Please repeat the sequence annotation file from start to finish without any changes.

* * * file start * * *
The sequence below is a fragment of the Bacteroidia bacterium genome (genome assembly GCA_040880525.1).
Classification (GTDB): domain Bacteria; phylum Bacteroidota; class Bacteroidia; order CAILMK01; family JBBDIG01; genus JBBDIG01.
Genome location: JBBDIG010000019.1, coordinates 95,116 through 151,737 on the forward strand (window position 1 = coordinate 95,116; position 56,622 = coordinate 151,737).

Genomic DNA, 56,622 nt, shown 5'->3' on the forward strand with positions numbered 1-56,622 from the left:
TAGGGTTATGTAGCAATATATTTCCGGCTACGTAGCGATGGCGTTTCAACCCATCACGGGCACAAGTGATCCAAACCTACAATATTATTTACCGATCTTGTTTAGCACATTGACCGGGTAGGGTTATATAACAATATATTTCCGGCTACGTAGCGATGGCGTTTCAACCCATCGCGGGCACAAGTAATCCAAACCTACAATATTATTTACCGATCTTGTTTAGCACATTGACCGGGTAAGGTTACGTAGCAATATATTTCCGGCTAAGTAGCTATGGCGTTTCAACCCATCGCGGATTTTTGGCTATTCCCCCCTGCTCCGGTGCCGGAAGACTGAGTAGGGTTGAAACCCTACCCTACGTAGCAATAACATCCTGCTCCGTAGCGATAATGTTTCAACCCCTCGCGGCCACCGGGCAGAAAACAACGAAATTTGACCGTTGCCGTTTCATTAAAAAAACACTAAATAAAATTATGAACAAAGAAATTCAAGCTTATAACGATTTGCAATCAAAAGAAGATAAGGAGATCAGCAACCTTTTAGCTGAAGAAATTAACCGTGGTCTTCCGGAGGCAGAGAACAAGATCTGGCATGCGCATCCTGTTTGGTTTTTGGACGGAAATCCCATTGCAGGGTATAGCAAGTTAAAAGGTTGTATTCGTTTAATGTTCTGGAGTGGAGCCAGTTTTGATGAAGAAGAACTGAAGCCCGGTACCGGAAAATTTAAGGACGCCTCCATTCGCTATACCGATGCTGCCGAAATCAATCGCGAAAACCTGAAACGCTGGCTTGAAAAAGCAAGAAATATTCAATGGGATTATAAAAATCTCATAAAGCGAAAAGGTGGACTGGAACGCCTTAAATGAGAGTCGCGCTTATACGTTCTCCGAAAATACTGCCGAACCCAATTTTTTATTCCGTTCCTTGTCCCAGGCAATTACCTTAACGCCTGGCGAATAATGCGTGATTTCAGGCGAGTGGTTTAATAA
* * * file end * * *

The sequence below is a fragment of the Bacteroidia bacterium genome (genome assembly GCA_040880525.1).
Classification (GTDB): domain Bacteria; phylum Bacteroidota; class Bacteroidia; order CAILMK01; family JBBDIG01; genus JBBDIG01.
Genome location: JBBDIG010000019.1, coordinates 95,116 through 151,737 on the forward strand (window position 1 = coordinate 95,116; position 56,622 = coordinate 151,737).

Genomic DNA, 56,622 nt, shown 5'->3' on the forward strand with positions numbered 1-56,622 from the left:
TAGGGTTATGTAGCAATATATTTCCGGCTACGTAGCGATGGCGTTTCAACCCATCACGGGCACAAGTGATCCAAACCTACAATATTATTTACCGATCTTGTTTAGCACATTGACCGGGTAGGGTTATATAACAATATATTTCCGGCTACGTAGCGATGGCGTTTCAACCCATCGCGGGCACAAGTAATCCAAACCTACAATATTATTTACCGATCTTGTTTAGCACATTGACCGGGTAAGGTTACGTAGCAATATATTTCCGGCTAAGTAGCTATGGCGTTTCAACCCATCGCGGATTTTTGGCTATTCCCCCCTGCTCCGGTGCCGGAAGACTGAGTAGGGTTGAAACCCTACCCTACGTAGCAATAACATCCTGCTCCGTAGCGATAATGTTTCAACCCCTCGCGGCCACCGGGCAGAAAACAACGAAATTTGACCGTTGCCGTTTCATTAAAAAAACACTAAATAAAATTATGAACAAAGAAATTCAAGCTTATAACGATTTGCAATCAAAAGAAGATAAGGAGATCAGCAACCTTTTAGCTGAAGAAATTAACCGTGGTCTTCCGGAGGCAGAGAACAAGATCTGGCATGCGCATCCTGTTTGGTTTTTGGACGGAAATCCCATTGCAGGGTATAGCAAGTTAAAAGGTTGTATTCGTTTAATGTTCTGGAGTGGAGCCAGTTTTGATGAAGAAGAACTGAAGCCCGGTACCGGAAAATTTAAGGACGCCTCCATTCGCTATACCGATGCTGCCGAAATCAATCGCGAAAACCTGAAACGCTGGCTTGAAAAAGCAAGAAATATTCAATGGGATTATAAAAATCTCATAAAGCGAAAAGGTGGACTGGAACGCCTTAAATGAGAGTCGCGCTTATACGTTCTCCGAAAATACTGCCGAACCCAATTTTTTATTCCGTTCCTTGTCCCAGGCAATTACCTTAACGCCTGGCGAATAATGCGTGATTTCAGGCGAGTGGTTTAATAA